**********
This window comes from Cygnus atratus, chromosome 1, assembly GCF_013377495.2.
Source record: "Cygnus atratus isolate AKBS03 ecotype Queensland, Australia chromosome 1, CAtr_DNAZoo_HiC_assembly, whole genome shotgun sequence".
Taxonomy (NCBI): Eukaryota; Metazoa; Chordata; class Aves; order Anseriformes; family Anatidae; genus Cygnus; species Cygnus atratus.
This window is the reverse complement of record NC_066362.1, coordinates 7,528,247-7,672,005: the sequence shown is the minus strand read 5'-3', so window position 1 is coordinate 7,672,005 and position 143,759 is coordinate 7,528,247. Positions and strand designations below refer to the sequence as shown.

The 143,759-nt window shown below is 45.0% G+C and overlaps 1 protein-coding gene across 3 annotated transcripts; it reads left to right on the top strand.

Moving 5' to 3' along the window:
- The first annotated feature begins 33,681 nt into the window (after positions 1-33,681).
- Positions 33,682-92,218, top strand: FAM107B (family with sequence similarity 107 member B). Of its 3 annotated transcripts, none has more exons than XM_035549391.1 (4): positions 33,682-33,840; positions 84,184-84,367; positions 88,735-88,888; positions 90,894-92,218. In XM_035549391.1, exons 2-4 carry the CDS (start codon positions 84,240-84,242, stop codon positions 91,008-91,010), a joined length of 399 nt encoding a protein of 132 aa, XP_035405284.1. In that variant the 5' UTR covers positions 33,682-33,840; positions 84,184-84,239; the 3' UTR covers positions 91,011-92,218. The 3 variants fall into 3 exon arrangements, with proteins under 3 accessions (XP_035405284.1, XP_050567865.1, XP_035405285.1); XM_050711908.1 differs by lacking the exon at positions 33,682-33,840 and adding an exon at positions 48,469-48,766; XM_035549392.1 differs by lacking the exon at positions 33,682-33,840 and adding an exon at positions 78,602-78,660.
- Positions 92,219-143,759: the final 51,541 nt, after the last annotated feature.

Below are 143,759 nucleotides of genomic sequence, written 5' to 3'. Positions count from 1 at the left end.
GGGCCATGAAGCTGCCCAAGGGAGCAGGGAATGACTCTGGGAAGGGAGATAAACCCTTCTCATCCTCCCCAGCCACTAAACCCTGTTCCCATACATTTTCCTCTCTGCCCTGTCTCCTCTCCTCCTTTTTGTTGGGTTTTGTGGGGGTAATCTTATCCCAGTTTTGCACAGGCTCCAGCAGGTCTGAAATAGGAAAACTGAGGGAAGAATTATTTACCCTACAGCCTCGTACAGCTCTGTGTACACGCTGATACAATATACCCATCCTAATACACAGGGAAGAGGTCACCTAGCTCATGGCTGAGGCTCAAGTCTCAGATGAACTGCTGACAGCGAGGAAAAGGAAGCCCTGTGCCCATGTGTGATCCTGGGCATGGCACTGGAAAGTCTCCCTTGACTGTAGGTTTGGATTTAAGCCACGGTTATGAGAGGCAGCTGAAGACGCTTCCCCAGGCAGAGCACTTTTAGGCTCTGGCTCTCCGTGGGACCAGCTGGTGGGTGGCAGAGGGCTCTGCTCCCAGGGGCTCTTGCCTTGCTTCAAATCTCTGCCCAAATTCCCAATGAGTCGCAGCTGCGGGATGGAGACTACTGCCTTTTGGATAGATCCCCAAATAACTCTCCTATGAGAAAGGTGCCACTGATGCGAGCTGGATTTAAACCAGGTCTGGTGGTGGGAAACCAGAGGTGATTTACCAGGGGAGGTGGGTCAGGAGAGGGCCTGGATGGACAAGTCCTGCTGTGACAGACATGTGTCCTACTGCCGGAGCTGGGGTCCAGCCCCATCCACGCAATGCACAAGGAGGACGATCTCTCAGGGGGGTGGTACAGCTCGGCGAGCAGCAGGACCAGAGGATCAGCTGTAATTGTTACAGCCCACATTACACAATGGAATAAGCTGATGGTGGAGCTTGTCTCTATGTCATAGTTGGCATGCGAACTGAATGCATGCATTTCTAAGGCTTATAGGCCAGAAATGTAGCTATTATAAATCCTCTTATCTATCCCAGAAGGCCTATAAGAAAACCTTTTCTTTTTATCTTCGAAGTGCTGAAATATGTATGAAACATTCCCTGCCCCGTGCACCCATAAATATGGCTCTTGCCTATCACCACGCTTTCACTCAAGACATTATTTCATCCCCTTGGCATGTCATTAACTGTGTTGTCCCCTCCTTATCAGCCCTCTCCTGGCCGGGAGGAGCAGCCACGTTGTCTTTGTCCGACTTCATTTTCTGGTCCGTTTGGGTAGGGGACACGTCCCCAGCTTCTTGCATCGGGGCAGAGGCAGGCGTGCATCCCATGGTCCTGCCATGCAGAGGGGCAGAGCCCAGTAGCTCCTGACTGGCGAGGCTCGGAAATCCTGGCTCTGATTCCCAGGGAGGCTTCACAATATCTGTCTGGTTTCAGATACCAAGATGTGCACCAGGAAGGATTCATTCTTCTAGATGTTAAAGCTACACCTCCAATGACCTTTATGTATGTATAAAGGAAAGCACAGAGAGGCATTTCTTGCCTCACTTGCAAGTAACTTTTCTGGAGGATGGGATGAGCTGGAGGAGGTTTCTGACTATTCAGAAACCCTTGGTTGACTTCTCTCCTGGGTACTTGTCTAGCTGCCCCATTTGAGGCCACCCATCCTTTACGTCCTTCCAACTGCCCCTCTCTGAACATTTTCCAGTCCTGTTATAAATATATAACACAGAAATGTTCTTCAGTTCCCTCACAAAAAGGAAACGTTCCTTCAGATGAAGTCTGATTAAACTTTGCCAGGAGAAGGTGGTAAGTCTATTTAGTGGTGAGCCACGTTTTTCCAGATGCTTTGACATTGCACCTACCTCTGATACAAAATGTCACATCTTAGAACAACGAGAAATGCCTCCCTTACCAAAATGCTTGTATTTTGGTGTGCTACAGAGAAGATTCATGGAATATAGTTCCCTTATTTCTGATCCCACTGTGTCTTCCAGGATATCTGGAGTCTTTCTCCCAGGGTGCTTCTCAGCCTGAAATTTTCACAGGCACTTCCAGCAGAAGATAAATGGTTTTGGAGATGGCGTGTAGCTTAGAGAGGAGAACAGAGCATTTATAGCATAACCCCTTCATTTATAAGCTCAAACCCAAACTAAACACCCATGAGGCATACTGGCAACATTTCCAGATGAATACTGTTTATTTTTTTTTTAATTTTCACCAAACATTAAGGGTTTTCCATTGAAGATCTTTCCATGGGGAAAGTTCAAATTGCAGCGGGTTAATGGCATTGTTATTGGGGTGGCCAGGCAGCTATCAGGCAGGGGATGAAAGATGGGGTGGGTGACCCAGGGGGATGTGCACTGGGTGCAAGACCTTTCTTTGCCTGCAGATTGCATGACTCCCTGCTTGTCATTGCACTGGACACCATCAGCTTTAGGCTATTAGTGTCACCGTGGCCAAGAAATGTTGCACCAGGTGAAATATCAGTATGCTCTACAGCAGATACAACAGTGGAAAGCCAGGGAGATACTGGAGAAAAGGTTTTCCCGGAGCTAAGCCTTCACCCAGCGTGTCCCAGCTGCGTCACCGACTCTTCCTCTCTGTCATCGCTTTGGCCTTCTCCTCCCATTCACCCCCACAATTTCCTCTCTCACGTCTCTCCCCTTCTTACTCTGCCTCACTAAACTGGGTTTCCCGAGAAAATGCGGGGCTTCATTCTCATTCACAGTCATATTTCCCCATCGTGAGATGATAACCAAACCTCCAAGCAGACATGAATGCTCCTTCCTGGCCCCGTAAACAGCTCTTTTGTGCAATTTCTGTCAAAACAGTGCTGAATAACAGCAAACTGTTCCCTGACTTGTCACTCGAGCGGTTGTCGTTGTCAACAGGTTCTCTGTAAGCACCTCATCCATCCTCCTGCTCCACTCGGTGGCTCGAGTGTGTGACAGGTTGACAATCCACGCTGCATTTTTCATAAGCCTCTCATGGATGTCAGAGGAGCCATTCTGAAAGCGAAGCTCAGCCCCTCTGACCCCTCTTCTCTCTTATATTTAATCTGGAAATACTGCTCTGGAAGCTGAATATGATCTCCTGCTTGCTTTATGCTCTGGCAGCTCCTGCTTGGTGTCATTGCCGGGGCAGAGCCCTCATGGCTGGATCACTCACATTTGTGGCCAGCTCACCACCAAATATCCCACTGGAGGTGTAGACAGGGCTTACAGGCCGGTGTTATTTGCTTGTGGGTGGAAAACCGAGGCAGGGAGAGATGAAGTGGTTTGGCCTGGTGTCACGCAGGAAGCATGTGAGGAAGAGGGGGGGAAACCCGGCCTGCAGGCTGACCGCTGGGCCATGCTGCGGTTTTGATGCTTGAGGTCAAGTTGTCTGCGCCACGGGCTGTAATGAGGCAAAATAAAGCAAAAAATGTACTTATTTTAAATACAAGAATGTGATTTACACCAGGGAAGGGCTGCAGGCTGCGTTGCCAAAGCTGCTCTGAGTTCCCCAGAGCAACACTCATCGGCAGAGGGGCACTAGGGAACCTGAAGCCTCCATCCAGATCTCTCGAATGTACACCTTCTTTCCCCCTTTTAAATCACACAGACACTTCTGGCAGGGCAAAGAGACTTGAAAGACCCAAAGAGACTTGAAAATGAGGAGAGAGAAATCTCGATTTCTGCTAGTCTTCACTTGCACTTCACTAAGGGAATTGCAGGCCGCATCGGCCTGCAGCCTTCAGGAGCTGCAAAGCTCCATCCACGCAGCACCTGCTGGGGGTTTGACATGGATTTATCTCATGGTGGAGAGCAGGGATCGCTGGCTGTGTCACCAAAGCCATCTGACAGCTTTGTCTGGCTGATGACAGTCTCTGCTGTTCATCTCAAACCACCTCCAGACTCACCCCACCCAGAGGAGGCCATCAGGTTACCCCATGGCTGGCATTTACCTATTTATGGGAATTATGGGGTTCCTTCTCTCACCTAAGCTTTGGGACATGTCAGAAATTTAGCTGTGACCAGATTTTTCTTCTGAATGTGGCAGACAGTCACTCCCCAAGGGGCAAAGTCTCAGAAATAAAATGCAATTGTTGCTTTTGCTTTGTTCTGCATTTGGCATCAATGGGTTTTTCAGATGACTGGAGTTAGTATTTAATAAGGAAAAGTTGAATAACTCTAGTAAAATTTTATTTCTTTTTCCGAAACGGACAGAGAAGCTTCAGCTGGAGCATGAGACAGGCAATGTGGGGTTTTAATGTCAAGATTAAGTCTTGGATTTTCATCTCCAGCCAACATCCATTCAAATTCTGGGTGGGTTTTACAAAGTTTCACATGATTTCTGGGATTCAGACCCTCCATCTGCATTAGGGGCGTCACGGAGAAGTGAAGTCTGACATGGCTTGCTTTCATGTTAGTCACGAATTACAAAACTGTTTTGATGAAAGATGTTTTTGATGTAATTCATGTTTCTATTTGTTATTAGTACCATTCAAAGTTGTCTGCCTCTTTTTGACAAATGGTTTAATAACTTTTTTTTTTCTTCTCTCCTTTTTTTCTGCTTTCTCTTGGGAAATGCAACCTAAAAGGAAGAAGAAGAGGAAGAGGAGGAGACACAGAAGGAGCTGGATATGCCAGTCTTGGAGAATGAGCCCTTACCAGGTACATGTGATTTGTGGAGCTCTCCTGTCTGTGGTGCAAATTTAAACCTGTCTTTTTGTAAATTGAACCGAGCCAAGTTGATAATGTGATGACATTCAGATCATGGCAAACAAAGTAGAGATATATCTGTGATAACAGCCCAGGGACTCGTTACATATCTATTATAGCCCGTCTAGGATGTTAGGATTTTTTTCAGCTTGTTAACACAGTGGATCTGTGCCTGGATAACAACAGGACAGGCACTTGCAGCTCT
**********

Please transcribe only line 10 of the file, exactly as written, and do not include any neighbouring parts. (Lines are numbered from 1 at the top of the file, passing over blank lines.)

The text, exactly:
Below are 143,759 nucleotides of genomic sequence, written 5' to 3'. Positions count from 1 at the left end.